Darwin (was: Phylogenetic evidence)

pierre deleporte pierre.deleporte at UNIV-RENNES1.FR
Thu Jul 25 15:39:11 CDT 2002

A 10:15 25/07/2002 +0200, Zdenek Skala wrote :

>From: pierre deleporte:
> >Monophyletic taxa in strict cladistic classifications are effectively
> >classes, if viewed as sets of objects (individuals) sharing one or several
> >properties. These properties are the synapomorphies shared by the sets of
> >individual organisms composing the monophyletic taxa.
>I must disagree (despite I like most points that Pierre made). The clade
>definition does not exclude character-state reversals, so there can exist
>clades (and do exist - usually the large ones) whose members do not share
>any single character state in common.

But they must share characters in common, unless they would not be
identified as clades.

>Consequently, the clades are not classes but objects defined by a
>distance/similarity measure like clusters in cluster analysis.

Clades are classes if you consider reversals as apomorphies, what cladists
do as a rule. They classify organisms AFTER phylogenetic analysis, thus
'reversed' absence of characters, as well as "reversed" states similar to
plesiomorphic ones, are identified as apomorphies through optimizing
character evolutionary scenarios on the cladogram (which is the cladistic
logic for infreing the best fitting cladogram, and reading the results
"back to character scenarios").
Classes based on these nested sets of synapomorphies, interpreted in the
light of the cladogram, including possible apomorphic absence - reversals,
are thus classes of equivalence, not similarity clusters.
In my view, you can't reason for phylogenetic systematics by considering
"face value" character states in the data matrix. This is effectively what
cluster analysis does classically. But phylogenetic systematics consists in
considering a cladogram, taken as a reliable phylogeny, and accepting all
the logical consequences (including reversals to absence). Reversals to
absence are already identified as such apomorphic character states BEFORE
the phylogenetic systematic system is settled (= naming taxa), with taxa =
clades = fully consistent classes defined by equivalent nested synapomorphies.

>More importantly and regarding our months old discussion with Pierre:
>I am not sure if our agreement on the additional criterion in the eclectic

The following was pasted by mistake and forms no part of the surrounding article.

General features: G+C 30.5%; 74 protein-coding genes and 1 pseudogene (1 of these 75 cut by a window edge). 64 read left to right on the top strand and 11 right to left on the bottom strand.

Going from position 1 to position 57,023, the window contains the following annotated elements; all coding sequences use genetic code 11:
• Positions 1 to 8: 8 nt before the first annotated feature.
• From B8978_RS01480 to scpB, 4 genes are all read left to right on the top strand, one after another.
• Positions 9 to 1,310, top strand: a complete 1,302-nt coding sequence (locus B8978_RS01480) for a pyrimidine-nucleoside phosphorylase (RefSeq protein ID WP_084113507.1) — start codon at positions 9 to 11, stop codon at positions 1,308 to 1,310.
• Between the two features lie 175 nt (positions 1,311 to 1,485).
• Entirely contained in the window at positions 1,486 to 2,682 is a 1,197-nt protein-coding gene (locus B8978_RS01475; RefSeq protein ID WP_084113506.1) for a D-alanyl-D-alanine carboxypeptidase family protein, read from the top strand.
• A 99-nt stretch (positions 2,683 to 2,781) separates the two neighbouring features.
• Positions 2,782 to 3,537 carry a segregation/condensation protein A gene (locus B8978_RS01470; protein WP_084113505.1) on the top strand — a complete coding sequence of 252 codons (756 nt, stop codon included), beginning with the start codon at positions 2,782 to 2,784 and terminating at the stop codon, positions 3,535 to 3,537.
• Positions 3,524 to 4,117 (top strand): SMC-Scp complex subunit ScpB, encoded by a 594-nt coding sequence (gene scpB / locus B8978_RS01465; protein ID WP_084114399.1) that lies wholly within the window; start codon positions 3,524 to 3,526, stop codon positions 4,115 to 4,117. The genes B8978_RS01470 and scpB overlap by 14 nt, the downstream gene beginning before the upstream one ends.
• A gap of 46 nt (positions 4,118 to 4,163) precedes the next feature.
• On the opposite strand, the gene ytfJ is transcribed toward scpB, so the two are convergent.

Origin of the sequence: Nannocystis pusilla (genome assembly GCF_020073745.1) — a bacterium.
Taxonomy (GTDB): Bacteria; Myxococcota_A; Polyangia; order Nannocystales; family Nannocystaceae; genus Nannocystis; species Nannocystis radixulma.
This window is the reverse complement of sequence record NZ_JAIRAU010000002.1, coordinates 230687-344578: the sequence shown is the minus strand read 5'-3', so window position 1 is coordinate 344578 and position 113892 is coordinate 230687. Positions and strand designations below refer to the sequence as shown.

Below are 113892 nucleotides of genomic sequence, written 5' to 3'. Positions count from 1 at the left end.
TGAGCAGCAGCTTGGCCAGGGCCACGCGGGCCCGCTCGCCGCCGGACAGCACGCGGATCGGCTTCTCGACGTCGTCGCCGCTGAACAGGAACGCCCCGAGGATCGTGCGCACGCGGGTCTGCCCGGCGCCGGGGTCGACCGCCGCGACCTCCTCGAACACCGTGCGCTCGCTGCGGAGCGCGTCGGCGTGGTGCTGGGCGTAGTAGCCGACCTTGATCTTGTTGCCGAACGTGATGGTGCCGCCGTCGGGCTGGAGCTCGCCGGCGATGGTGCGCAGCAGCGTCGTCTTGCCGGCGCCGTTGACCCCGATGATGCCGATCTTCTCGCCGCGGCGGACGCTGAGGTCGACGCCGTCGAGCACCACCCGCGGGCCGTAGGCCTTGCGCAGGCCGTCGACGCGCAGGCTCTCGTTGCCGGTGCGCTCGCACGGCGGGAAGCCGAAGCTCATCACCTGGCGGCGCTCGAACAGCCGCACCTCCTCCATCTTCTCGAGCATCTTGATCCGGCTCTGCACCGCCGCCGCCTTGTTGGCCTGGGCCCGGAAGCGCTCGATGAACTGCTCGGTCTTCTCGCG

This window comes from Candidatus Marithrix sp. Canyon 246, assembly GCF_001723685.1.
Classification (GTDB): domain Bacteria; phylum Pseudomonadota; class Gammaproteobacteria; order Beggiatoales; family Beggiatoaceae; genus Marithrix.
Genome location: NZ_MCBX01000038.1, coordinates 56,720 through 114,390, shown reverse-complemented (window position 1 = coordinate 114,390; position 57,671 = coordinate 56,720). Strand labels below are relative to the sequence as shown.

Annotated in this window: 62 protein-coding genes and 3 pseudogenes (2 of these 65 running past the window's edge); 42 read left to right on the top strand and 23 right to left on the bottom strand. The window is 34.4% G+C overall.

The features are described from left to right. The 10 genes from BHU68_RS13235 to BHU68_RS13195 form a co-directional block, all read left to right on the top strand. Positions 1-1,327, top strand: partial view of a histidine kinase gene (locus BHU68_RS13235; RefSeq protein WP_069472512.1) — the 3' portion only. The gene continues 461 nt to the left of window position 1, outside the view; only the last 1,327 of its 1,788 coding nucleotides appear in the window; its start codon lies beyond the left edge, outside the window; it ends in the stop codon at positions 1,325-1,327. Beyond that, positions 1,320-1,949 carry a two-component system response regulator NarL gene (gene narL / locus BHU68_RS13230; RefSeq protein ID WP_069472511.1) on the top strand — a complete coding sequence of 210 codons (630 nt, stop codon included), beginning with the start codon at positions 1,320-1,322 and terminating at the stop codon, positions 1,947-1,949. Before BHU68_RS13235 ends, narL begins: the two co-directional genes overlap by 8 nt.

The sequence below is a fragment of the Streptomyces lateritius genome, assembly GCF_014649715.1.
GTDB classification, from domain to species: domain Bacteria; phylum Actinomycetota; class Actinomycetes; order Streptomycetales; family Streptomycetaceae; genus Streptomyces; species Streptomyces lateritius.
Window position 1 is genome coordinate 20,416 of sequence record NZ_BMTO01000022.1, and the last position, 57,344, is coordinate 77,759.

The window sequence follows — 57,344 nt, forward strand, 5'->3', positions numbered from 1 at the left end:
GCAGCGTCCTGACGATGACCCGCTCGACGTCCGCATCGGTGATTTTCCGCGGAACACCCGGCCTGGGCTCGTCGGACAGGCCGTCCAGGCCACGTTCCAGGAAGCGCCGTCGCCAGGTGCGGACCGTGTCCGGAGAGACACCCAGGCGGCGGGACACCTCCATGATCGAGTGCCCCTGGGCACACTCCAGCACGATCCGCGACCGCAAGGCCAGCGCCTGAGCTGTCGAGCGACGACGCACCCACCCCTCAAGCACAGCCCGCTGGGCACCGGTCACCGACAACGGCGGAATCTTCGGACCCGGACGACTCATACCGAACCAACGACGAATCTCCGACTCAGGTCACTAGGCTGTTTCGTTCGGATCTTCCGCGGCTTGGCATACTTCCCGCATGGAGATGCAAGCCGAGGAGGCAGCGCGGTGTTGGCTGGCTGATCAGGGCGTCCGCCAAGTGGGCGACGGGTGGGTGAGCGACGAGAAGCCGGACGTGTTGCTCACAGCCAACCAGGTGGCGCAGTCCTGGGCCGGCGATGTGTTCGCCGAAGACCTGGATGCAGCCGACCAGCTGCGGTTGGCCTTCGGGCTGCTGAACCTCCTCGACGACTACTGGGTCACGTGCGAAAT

>classifications was really complete.

Not yet. Just wait a bit  :-)

>Most of the discussion boiled down to a rather simple point:
>having a cladogram with: taxa A,B,C,D,E

I presume, a pectinate cladogram ((((A,B)C)D)E)

>and "significant gaps" B|C and D|E, a cladist will probably name the taxa

That is (ABCDE), (ABCD), and AB.

>Now, what will do an eclecticist? Will (s)he name the taxa (((AB)(CD))(E))
>or ((AB)((CD)(E)))? The point is that there should be a criterion of
>quantity of "gap significance" (be it number of character-state changes or
>whatever) that will decide which taxon is more homogeneous: (ABCD) or
>(CDE). This is viewed (by Pierre, at least) as that "additional criterion"
>deserved by eclectic classifications. However (and here I still feel a
>disagreement), I would argue that even cladistic taxa splitting will
>deserve some measure of gap significance (say "S") - at least to decide at
>which level will be the clades named

Yes, but to decide only that.
Now, the eclecticist will not only decide when monophyletic clades are
worth naming (on the same basis of "S"), but also when paraphyletic clades
are worth naming rather than monophyletic ones. The eclecticist has to
decide when a gap is "significant" for paraphyly delineation, and when it
is not, while this is not a problem for a strict cladist. For the strict
cladist, "all significant gaps" will be worth naming the monophyletic group
they support, while the eclecticist will need a supplementary criterion:
among all significant gaps, what are the "more significant ones" worth
delineating a paraphyletic group "downward" (and not only supporting the
corresponding monophyletic group "upward"). Which gaps act as a support for
a group, and which ones act as both a support and a "stop" to a
paraphyletic group.